NESTTD

NEW ENGLAND SOCIETY FOR THE TREATMENT
OF TRAUMA AND DISSOCIATION



Protesting the Traumas of Racism

02 Jun 2020 6:14 PM | Carolinda Sterczala (Administrator)

It is with many painful emotions that I write likely one of my last messages as President of NESTTD. More than once in my opening remarks I have mentioned the connection between our mission, related to trauma and dissociation, and noting (understatement) the trauma associated with racism in our country is profound, and the systematic dissociation involved with purposefully or casually “not knowing about it” among those with white privilege perpetuates the harm.  

This week we all know about it. As a series of events unfold on camera, there is no hiding from the truth of how Ahmaud Arbery was hunted, of how Christian Cooper was swatted while birdwatching, and how George Floyd was killed while his killer looked squarely into the camera.

I write as a white female President of a largely white organization, and I may get some things wrong since I do not represent well enough our smaller contingent of therapists of color. I do intend to be speaking rather than silent, and would rather get it wrong than not get it at all. I care that you all are here with us, included, and cared for, although I primarily speak for myself here. 

The camera offers us all horror, and makes it harder for white America as a whole to do what is so often done, to invalidate the story of the oppressed or murdered. Nevertheless the effort at invalidation continues unabated. What angle can be found by those in power to make the horrific events ok? High blood pressure?  Trespassing? We know as trauma therapists all about the role of invalidation.  Trauma itself is profound invalidation (and much more) and then is cemented into place by persistently invalidating environments. That white society often tries to tell black individuals how to understand their own stories, big or small, made it necessary long ago for Twitter for instance to have #believeBlackwomen and other hashtags of validating communities. This week, as in times past, the protests are focused on police brutality, and rightfully drawing our attention to one area that must be addressed consistently across our country. But we have been hearing, if we listen, to many additional areas of systemic inequity that must be addressed.  

We have heard the outrage before about the gross injustice.  

Some ask what can be done. While I personally don’t have all the answers (I offer this: link for one of many helpful lists intended for white people to learn more about what to do), I know that the first step is to fully validate the problem and to believe the people affected, just as we do in all our trauma work. By this I mean people in power, generally power structures set up and perpetuating white people’s safety, wealth and comfort at the expense of others. And for the people benefiting from that power structure to open their eyes as well. I mean people like myself need to fully believe the stories we hear, even when there is not a video camera, and take it as the real problem that it is.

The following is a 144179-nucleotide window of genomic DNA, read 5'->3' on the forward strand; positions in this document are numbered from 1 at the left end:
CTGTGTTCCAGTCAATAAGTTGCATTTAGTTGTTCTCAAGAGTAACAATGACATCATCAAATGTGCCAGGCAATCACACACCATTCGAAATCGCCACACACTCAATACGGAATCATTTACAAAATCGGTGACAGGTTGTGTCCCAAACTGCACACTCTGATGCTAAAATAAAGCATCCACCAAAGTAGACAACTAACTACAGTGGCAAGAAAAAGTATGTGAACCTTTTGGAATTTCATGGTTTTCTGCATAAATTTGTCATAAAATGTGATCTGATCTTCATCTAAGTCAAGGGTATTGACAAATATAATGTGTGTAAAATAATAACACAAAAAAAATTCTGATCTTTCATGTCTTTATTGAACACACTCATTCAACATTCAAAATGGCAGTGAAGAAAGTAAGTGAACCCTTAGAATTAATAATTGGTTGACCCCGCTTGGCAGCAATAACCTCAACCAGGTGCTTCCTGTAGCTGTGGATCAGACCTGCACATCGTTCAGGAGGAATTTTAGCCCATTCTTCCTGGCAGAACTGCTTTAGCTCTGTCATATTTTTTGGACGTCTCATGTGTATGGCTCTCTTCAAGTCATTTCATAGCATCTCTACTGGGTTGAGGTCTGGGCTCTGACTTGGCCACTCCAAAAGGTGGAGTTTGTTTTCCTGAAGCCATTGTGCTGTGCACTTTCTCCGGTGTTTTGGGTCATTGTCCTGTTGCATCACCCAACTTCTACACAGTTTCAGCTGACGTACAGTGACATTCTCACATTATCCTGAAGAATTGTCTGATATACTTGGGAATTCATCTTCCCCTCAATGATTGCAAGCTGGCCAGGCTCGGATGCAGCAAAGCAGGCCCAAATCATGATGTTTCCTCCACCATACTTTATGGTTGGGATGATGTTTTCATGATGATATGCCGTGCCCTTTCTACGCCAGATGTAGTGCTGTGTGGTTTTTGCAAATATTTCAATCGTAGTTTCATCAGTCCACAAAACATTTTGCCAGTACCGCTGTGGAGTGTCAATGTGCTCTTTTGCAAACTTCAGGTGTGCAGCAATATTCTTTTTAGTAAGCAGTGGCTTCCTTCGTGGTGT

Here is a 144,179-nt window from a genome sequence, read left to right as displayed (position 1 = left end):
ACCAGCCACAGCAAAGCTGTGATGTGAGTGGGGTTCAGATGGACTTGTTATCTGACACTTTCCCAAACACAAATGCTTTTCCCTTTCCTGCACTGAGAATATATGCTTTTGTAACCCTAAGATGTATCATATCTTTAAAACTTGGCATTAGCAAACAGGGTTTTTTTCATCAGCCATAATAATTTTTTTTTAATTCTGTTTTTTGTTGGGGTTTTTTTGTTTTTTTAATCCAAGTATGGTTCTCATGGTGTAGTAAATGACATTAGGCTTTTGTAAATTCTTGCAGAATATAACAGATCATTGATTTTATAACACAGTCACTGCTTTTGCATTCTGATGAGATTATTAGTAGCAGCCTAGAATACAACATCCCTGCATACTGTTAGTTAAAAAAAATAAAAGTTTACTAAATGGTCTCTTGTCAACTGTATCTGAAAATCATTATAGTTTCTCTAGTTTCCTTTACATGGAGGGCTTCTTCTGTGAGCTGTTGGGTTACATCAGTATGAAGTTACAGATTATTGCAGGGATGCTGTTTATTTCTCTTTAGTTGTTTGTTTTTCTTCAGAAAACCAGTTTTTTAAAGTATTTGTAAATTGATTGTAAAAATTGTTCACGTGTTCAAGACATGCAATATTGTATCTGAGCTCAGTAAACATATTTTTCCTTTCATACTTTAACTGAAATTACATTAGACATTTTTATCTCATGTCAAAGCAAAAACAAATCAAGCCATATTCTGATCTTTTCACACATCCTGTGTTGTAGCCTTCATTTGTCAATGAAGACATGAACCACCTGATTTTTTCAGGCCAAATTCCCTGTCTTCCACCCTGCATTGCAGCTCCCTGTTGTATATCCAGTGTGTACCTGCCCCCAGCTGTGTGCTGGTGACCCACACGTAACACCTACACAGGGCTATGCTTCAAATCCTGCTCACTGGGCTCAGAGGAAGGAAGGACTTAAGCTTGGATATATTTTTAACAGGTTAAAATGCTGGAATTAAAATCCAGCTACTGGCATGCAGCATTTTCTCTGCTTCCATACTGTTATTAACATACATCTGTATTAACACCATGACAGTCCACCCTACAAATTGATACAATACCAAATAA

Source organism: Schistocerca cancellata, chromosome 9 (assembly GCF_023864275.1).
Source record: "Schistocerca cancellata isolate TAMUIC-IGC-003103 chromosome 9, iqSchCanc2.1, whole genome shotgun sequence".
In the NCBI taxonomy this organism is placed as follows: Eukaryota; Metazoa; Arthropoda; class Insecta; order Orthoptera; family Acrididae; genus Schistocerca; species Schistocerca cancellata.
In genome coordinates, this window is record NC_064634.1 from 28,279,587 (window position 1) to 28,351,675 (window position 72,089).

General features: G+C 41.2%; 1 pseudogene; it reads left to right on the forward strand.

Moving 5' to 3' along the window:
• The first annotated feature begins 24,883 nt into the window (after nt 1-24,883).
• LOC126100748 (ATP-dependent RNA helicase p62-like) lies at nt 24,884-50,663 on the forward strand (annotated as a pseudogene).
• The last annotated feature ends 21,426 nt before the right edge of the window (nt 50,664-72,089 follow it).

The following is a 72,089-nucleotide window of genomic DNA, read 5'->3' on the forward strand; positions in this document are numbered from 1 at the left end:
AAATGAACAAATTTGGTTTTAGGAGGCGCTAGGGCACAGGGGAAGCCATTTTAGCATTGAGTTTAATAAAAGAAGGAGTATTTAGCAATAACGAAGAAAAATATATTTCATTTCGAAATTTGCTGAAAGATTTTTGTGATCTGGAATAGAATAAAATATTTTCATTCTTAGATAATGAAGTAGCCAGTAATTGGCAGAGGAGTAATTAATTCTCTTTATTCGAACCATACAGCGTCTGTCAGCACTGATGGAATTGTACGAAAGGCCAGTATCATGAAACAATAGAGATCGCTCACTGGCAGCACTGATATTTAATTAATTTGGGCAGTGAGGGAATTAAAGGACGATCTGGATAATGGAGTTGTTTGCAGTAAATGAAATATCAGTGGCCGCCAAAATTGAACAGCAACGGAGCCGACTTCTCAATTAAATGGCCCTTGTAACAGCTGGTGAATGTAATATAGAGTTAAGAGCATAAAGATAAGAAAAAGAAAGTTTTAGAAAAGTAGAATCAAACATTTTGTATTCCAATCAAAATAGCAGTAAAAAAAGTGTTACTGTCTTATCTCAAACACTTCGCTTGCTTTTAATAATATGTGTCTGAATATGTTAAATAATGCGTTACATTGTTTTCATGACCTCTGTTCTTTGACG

What would be the sign we were doing that as a society?

We see how the country responded to the COVID 19 crisis, and in a period of weeks changed the way we did absolutely everything, because the stakes were high.  Although we argue about whether we acted fast enough, and some argue about balancing high health stakes against high economic stakes, nearly everyone is taking the problem seriously right away because something about it threatened everyone. We validated the importance of action, whether with the shut-downs, or later with the importance of closing down streets so that restaurants could re-open with outdoor seating. This is what things look like when a society takes a problem seriously, and quickly. Not 400 years later. 

Even with this, the knowledge of how COVID affects our people of color does not translate into the same level of emergency action. So while our overall response to COVID shows that society can change things when we find something important, there will still be a racial way in which that plays out, both on the health side and the economics side. Will this elicit an emergency response? We have seen the answer thus far.   

So our society does know how to turn on a dime and address huge problems with it decides to open its eyes and see what is happening, and validate its importance. With the pandemic it required people to believe charts of exponential math, that 2 instances of disease were going to turn into hundreds of thousands in no time, difficult for many to comprehend. With racism we just need to believe the actual stories that people have been telling us all along, and reclaim the history that has been dissociated and “not known” in service of preserving power. 

NESTTD
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Hingham, MA 02043
(508) 964-2234
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